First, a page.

The Trinity Episcopal boys basketball players were divided into two teams for practice. On one side were four of Trinity’s starters. On the other, Armando Bacot, the team’s star sophomore. As usual, Bacot was ready to put a lighthearted spin on the situation.
“I feel like Tito is out of the Jackson Five right now,” Bacot said.
He has a tendency to tell jokes that only the coaches understand.
“What high school kid today knows who Tito Jackson is?” Trinity coach Rick Hamlin said with a laugh. “He’s kind of an old soul.”
Bacot is 16 years old, but capable of talking politics, sports or old movies. He knows a bit about everything. In so many ways, he is ahead of his time.
He’s 6-foot-9, a sophomore and already one of the Richmond area’s premier players. He averaging 19 points and 11 rebounds, and he’s gotten scholarship offers from Virginia, Florida State and Miami. North Carolina and Duke have shown interest in him, but haven’t pulled the trigger yet.
And it’s all happened almost overnight. Bacot wasn’t a star last year. He wasn’t even a starter most of the season.
He was originally in a district for Varina High School, but transferred to Trinity as an eighth-grader. He called Trinity “a good opportunity.” Other players from his AAU team, Squire, had played there, including Josh Brown, the school’s all-time leading scorer.
As soon as Bacot arrived, Hamlin could see his raw potential. Bacot already towered over his peers. Eventually, Hamlin figured, Bacot would be great. The coach implemented a plan to slowly bring him up the ladder. He would play junior varsity as an eighth-grader, join the varsity as a backup his freshman year, and the coach hoped he’d become a starter by his sophomore year.
By his senior year, Bacot would be a star. That was the plan. But Bacot has arrived two years early.
The difference between last year and this year, he said, is his body’s development. He’s always had the skill, he said. But now he’s stronger than ever before. He spent a large portion of the summer visiting the weight room and doing squats. His leg muscles grew, and now he can jump higher.
“Last year, I had a really immature body,” he said. “I wasn’t toned at all. I had no muscles at all.”
He started surprising himself with the dunks he pulled off. No longer did he need a wide-open lane to dunk the ball. He could dunk in traffic or over defenders — “big man” dunks, he calls them.
He kept growing, too. He was already 6-foot-7 as a freshman. Now he’s 6-9. He passed senior Zach Jacobs, who is 6-8, and became the team’s tallest player. As Bacot gained on Jacobs, he would tease his teammate about the narrowing gap in their height. When Bacot finally passed Jacobs, Bacot was a little stunned.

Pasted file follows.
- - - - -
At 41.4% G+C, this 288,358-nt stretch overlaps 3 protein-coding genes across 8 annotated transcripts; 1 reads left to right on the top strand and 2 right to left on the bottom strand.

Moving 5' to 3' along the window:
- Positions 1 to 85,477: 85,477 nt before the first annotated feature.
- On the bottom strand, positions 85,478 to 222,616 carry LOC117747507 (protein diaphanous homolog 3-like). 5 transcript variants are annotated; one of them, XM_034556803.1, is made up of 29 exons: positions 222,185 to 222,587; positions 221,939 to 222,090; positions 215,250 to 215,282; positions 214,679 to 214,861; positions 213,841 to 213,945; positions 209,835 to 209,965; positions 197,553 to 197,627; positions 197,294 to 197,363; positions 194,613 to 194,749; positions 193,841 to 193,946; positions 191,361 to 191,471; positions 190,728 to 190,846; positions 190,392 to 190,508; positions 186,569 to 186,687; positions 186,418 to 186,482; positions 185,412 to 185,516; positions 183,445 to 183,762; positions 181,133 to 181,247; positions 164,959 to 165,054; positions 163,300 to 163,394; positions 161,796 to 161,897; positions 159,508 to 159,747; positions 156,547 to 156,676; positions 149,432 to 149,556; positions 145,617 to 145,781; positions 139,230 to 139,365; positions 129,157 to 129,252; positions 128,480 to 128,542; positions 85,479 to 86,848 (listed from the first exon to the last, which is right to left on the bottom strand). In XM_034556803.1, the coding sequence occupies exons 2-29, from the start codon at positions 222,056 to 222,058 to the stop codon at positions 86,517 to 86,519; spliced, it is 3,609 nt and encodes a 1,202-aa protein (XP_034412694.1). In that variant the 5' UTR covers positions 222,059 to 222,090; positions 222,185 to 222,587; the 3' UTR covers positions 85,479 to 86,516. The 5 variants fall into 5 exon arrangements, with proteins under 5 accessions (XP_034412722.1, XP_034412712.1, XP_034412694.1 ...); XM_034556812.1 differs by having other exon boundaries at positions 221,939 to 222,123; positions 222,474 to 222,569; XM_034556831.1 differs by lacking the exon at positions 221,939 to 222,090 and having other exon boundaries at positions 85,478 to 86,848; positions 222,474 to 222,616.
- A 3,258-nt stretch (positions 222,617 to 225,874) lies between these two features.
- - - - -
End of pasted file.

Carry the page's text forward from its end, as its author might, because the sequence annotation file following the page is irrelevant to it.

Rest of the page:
During the summer, Jacobs shot hoops at the Trinity gymnasium. Sometimes, he would go a week or two without seeing Bacot, if one of them was away for a tournament. And when he did see him again, Jacobs could notice small improvements in his teammate. He noticed Bacot jumping higher and dunking more.
Bacot developed other skills, too. He became a better ballhandler and passer. His passing might be his best ability, Hamlin said. When he’s double-teamed under the basket, he’s good at finding an open man and getting rid of the ball.
Last year, when Jacobs was the tallest, most physical player on the team, he was Trinity’s center. Now that the lineup has two players 6-8 and taller, Jacobs is allowed some flexibility. The James Madison signee can play farther from the basket and take more jump shots.
But Hamlin doesn’t consider Jacobs the exclusive power forward and Bacot the team’s only center. The coach doesn’t like to pigeonhole them into one position. He prefers the two feed off one another and take what the defense gives them. Defending two players of their size, athleticism and shooting ability has proved difficult for most opponents.
Ranked No. 2 in The Times-Dispatch Top 10, the Titans are 30-1. Their only loss came to L.C. Bird, the area’s No. 1 team. Trinity hosts Collegiate on Friday in the Prep League semifinals.
After the season, Jacobs will graduate. So will point guard Aaron Duhart, who’s bound for Army. But Bacot has two more years, perhaps to grow a little more, dunk a little higher and give more glimpses of just how good he can get. The guys at Trinity hope what they’re seeing now is just the beginning.
“I’m excited to watch him in the future and see what happens,” Jacobs said.